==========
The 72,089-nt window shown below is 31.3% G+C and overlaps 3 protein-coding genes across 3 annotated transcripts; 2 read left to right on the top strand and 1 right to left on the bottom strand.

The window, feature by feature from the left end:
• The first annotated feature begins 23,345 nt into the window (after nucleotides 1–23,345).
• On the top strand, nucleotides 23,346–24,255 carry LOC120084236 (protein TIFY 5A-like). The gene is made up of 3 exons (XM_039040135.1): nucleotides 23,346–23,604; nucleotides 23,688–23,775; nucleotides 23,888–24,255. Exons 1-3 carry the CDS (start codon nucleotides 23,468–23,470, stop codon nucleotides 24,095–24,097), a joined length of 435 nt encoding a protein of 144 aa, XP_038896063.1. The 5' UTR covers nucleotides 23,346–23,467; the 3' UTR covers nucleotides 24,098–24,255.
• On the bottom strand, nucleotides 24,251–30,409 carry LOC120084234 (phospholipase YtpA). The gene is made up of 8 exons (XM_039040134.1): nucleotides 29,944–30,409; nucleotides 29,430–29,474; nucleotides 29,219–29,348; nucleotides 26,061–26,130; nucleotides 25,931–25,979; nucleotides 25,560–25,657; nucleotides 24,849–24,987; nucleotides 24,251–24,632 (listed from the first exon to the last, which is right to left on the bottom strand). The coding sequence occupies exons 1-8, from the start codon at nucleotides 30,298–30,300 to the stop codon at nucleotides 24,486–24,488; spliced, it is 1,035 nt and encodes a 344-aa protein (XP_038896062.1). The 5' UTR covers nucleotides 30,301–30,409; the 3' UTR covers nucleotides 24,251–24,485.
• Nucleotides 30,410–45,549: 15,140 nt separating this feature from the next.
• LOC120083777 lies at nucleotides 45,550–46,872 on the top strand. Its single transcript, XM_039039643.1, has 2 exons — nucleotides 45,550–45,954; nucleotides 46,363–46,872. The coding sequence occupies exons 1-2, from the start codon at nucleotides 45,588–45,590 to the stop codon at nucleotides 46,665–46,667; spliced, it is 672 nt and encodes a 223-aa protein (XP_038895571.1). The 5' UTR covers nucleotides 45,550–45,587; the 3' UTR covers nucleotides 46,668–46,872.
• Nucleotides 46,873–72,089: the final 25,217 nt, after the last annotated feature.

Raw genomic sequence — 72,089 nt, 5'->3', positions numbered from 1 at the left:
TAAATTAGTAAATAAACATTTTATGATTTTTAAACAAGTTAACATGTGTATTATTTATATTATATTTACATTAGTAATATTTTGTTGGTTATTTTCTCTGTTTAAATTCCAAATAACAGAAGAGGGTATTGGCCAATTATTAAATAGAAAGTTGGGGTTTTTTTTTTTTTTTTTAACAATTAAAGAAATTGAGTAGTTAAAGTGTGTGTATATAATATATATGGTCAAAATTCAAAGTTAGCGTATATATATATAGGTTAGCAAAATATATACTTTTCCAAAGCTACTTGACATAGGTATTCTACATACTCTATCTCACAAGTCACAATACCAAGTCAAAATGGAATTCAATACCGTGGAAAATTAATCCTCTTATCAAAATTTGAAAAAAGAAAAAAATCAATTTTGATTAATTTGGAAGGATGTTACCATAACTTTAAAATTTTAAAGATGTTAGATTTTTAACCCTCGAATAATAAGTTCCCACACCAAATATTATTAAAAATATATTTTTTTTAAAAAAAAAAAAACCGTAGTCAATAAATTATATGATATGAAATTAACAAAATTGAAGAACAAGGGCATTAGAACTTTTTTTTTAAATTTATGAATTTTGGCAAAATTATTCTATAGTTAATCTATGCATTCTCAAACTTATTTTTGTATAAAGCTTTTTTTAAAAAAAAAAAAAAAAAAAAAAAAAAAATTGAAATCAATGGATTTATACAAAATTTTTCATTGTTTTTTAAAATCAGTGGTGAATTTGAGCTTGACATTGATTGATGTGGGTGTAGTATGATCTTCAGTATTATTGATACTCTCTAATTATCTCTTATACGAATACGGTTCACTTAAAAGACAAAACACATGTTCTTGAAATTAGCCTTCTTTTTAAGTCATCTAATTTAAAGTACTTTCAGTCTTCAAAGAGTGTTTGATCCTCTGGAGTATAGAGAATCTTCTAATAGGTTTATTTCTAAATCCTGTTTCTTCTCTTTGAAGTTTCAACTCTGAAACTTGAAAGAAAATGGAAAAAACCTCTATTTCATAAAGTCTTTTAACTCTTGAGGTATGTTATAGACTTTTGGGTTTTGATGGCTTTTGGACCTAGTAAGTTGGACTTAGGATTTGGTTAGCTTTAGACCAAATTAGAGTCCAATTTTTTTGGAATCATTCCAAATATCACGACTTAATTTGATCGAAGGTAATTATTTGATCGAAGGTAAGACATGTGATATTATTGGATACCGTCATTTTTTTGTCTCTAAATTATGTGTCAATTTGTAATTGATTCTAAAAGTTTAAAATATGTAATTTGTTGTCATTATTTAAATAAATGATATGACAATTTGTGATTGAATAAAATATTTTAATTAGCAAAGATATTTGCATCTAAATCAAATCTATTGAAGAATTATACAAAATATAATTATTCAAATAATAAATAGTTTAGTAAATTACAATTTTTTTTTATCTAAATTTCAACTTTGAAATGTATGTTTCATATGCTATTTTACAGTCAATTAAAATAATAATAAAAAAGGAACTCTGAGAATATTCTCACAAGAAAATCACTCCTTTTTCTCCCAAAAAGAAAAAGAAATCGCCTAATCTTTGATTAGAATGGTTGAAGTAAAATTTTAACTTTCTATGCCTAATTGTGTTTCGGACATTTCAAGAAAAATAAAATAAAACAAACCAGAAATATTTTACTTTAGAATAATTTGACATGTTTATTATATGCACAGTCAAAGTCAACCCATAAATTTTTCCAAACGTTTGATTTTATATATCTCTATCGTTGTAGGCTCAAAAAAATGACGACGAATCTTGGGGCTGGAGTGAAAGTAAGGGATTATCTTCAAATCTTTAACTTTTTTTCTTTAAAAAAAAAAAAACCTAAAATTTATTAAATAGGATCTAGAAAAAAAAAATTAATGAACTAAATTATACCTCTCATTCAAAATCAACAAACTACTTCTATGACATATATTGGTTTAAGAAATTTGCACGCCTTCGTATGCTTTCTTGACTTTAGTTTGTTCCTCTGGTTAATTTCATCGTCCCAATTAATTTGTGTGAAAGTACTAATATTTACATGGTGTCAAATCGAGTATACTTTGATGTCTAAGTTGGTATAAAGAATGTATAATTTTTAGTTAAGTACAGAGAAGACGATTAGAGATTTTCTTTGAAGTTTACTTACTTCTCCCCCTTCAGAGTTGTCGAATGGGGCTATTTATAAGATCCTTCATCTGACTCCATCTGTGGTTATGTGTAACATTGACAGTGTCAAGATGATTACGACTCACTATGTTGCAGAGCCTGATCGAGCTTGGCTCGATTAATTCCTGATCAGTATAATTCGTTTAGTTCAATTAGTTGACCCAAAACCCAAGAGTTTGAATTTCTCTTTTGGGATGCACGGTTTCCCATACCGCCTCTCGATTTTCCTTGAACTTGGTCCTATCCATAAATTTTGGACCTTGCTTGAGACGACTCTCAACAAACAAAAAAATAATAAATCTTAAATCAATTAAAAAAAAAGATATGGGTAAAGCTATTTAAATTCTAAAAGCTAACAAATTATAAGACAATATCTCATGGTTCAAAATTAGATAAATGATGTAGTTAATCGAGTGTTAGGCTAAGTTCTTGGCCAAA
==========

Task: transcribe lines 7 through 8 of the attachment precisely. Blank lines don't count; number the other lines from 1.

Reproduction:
• LOC120083777 lies at nucleotides 45,550–46,872 on the top strand. Its single transcript, XM_039039643.1, has 2 exons — nucleotides 45,550–45,954; nucleotides 46,363–46,872. The coding sequence occupies exons 1-2, from the start codon at nucleotides 45,588–45,590 to the stop codon at nucleotides 46,665–46,667; spliced, it is 672 nt and encodes a 223-aa protein (XP_038895571.1). The 5' UTR covers nucleotides 45,550–45,587; the 3' UTR covers nucleotides 46,668–46,872.
• Nucleotides 46,873–72,089: the final 25,217 nt, after the last annotated feature.